Despite the common belief that half of all marriages end in divorce, the rate has plummeted in recent years. This is in part due to millennials marrying later in life. Susan Brown, who works as a sociology professor in Ohio at Bowling Green State University, said the trend has remained particularly striking and suggests further decline in the future.

Couples with children worry about how the divorce will impact their kids. While there are specific considerations to make, research suggests there can be benefits. 

The kids will have more overall happiness at home

Many parents stay together for the children, but the truth of the matter is that divorcing may be better for the kids than continuing to witness their parents argue and bicker all the time. The divorce itself can be tumultuous. Marital strife can continue to follow kids for years, which could set them up for behavioral issues and anxiety. A divorce alleviates that situation, making the kids happier in the long run.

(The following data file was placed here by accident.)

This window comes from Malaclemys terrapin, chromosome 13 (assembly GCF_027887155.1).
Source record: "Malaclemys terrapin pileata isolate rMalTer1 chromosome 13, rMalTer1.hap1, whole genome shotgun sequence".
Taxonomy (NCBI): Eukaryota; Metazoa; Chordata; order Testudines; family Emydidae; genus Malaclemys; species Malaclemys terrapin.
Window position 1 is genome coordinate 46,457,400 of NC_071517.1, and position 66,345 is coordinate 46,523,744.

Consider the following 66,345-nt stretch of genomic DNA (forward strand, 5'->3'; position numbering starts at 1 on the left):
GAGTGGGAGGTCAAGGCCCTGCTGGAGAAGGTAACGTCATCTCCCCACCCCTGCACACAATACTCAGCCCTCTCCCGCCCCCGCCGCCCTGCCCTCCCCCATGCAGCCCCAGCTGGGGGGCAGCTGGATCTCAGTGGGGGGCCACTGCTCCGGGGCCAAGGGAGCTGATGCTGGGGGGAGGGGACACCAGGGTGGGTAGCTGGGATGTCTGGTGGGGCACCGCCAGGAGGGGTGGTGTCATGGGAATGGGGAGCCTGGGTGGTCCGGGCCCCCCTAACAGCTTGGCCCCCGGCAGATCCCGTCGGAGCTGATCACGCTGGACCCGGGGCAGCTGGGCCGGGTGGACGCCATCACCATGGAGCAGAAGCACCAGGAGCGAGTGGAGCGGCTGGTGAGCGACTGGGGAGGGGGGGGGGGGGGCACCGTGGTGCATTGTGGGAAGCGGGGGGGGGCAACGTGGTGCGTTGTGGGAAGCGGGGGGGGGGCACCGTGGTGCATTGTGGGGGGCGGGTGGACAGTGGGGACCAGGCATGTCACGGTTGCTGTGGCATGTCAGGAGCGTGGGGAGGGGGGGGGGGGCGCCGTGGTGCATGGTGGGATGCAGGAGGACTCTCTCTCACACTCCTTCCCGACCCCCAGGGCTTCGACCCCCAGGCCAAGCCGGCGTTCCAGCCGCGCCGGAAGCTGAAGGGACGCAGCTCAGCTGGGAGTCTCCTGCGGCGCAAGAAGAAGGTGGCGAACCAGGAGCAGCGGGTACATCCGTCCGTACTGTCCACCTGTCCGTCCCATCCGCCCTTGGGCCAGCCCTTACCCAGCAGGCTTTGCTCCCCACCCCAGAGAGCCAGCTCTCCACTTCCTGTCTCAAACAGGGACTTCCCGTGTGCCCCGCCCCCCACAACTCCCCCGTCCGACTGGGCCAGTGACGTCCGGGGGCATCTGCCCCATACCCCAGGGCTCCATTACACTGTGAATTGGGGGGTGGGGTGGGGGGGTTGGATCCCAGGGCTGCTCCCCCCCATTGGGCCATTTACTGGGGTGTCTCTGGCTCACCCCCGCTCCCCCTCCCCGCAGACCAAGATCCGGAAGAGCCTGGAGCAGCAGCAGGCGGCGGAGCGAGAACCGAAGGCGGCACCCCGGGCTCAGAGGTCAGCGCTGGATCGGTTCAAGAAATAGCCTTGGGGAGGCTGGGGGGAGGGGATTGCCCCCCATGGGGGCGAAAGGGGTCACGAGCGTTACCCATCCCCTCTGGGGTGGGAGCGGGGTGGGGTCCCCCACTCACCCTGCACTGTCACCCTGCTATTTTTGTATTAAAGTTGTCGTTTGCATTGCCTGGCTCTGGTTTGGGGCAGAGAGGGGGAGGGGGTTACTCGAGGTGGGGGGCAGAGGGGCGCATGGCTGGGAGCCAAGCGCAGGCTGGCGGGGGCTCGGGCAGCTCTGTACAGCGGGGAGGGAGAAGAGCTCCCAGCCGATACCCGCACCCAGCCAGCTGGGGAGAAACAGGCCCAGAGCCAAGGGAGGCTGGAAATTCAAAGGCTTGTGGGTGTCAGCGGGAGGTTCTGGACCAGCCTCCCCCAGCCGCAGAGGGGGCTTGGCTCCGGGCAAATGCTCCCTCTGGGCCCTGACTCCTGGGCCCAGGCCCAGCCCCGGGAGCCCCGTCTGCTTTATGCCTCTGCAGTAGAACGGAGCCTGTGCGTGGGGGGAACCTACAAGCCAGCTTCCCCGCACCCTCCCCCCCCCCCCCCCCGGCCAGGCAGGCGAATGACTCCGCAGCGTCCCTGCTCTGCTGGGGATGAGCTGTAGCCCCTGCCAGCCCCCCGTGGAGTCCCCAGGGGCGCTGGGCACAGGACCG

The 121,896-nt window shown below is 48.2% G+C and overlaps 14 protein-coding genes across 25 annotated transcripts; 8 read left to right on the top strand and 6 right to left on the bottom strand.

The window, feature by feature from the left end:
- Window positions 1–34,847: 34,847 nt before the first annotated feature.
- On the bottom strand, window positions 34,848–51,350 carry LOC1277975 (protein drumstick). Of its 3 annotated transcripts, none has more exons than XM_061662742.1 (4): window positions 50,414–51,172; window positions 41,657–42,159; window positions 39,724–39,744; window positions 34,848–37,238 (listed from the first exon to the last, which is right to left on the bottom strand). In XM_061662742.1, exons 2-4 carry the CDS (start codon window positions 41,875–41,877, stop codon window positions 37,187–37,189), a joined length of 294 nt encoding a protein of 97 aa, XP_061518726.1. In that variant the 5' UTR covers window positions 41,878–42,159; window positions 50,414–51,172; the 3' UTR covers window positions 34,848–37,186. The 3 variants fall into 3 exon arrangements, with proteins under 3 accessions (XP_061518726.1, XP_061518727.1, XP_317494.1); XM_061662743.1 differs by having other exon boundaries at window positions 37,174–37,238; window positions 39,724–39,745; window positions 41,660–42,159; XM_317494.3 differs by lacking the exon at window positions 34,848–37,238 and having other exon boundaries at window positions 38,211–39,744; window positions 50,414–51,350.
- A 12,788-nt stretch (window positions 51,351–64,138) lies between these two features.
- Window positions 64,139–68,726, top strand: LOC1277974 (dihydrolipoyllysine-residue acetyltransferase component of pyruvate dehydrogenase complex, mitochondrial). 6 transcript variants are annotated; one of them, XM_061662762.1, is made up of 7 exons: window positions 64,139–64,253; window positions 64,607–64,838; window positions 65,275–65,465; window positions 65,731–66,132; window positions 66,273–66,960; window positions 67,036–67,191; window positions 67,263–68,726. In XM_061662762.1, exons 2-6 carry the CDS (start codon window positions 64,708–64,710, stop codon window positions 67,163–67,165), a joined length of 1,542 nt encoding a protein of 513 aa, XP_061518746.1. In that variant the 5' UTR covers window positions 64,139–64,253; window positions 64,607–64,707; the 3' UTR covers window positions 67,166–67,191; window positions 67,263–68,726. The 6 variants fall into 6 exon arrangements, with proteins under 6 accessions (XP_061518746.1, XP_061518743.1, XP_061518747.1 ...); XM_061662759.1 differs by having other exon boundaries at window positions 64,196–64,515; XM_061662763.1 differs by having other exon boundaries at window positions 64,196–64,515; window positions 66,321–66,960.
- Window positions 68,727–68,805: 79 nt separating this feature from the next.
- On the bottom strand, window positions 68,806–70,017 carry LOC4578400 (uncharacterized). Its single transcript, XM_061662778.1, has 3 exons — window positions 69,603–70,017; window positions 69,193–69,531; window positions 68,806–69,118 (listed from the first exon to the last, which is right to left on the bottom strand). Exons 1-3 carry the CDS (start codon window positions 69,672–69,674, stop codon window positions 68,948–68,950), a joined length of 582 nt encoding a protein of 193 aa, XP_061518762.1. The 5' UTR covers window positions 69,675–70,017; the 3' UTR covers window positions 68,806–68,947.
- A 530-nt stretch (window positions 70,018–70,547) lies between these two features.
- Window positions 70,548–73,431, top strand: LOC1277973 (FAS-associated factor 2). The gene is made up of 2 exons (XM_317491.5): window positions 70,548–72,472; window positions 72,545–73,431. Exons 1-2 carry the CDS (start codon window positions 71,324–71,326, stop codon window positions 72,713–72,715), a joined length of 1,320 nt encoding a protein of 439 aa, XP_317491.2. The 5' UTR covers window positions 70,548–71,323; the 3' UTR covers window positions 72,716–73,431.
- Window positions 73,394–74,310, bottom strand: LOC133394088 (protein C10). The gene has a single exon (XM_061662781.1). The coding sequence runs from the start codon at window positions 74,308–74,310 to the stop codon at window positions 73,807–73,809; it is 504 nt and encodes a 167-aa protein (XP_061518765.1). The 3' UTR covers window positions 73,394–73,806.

Kids learn how to solve problems effectively

A bad marriage gives children an inadequate representation of how adult relationships need to function. Divorcing gives children a better idea of how to resolve these problems, and it shows them that separation is not always necessarily a bad thing. When those kids have their own relationships later in life, they have a better understanding of how two adults talk to and act toward one another. 

Divorce helps kids develop communication skills

Parents who divorce need to listen and care for their children even more than before. The parents should allow the kids to express their feelings freely, even if they are negative. This allows children to understand that their emotions are valid. They learn how to talk through their feelings and that talking their way through a problem can be incredibly useful. All this often leads to everyone having a better, happier life.